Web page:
Suuns, ‘Images Du Futur’ – Album Review
In the two-and-a-half years since Montreal’s Suuns released 'Zeroes QC' -- a focused debut album that deserved more attention -- the music landscape has noticeably shifted. Much of the “indie rock” world is suddenly struggling to maintain relevance after years of continually broadening its audience, and bands without established scenes face an uphill battle, as they're often tagged “unimportant,” regardless of their skill, creativity or energy.
Groups like Suuns that struggled to gain an audience during indie’s feast years should be pushing as hard as possible in hope of engaging the short memories, and even shorter attention spans, of both fans and critics. This makes the band's sophomore effort, 'Images Du Futur,' a frustrating experience. The album picks up directly where 'Zeroes QC' left off, so much so that they could have been recorded in tandem. That would be forgivable if 'Zeroes' had found the appreciation and fans it deserved, but more of the same reads as complacent. Seeing as how Clinic has yet to become a trendy influence and maximalism is much more fashionable than the tense, unsettling palette Suuns use, this album is likely to slip under the radar just like its predecessor.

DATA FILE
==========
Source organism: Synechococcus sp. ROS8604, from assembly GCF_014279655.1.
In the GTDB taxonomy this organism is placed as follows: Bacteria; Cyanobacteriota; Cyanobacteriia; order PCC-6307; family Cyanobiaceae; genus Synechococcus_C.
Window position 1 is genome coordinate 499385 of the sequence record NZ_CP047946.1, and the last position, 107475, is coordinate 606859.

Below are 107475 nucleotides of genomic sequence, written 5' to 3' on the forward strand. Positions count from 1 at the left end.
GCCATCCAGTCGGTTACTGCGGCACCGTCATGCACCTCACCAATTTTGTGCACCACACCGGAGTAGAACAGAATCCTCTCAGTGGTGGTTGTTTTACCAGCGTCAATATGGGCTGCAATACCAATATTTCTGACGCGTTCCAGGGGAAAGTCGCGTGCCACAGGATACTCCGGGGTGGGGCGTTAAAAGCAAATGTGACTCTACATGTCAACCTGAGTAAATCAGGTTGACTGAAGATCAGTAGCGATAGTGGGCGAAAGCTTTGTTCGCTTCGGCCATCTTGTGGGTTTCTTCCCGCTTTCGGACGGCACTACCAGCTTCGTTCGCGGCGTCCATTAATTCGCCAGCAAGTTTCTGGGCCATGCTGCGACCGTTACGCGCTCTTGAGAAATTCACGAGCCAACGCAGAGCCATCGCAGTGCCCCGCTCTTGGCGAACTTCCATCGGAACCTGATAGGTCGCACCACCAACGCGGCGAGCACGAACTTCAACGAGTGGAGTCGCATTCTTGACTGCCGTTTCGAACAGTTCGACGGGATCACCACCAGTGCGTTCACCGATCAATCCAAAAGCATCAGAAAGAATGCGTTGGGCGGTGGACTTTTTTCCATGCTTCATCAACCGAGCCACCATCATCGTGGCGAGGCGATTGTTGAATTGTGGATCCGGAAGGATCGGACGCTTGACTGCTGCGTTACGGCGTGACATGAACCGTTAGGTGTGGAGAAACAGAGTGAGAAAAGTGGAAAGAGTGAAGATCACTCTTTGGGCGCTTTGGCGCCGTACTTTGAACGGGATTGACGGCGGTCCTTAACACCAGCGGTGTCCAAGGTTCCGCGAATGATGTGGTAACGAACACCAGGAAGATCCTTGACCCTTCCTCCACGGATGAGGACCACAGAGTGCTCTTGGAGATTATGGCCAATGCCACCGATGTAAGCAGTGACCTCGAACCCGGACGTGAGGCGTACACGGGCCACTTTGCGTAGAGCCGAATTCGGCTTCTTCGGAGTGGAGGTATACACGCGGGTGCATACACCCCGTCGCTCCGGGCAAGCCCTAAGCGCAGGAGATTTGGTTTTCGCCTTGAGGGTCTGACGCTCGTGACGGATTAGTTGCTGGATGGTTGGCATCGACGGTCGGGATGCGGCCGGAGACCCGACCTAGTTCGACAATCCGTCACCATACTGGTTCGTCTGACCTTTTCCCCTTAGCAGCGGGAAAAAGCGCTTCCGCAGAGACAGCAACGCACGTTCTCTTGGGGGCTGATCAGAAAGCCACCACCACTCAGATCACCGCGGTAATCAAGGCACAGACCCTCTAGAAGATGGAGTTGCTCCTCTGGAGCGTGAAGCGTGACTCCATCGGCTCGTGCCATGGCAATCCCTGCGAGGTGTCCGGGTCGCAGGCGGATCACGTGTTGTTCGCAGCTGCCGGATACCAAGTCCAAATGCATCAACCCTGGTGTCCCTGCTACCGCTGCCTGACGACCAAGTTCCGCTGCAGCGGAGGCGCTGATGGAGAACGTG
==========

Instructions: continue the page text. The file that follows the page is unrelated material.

'Images Du Futur' lacks anything as accessible as past standouts 'PVC' or 'Up Past the Nursery,' and it fails to offer the adventurous leap that 'Sweet Nothing' previously provided. Still, at its strongest, the album constructs vivid portraits through the listener's sound associations. '2020' plays like a paranoid balloon being inflated and deflated to the point that it can’t tell whether simply popping would be better than weathering the uncertainty. “Mirror Mirror” is a conveyor belt to a meat grinder or saw blade or wood chipper, and the dread of winding up in an aluminum can permeates the four desolate minutes.
This bleakness made previous stints opening for Crystal Castles and Handsome Furs fitting. But where Suuns best work hints at what Spoon would sound like if they were overwhelmed by impending doom, too many of the songs never develop. The instrumental title track 'Holocene City,' 'Minor Work' and 'Edie’s Dream' all come across as filler shuffled in to disguise a lack of ideas.
This is disappointing, considering that such tunes as 'Bambi' and 'Powers of Ten' suffer from too many moving parts. For a band that proudly wears the “experimental” badge, the moments on 'Images Du Futur' that feel truly new are few and far between. The result is an album that might satisfy those already caught in Suuns’ web but will disappoint those looking for innovation and growth.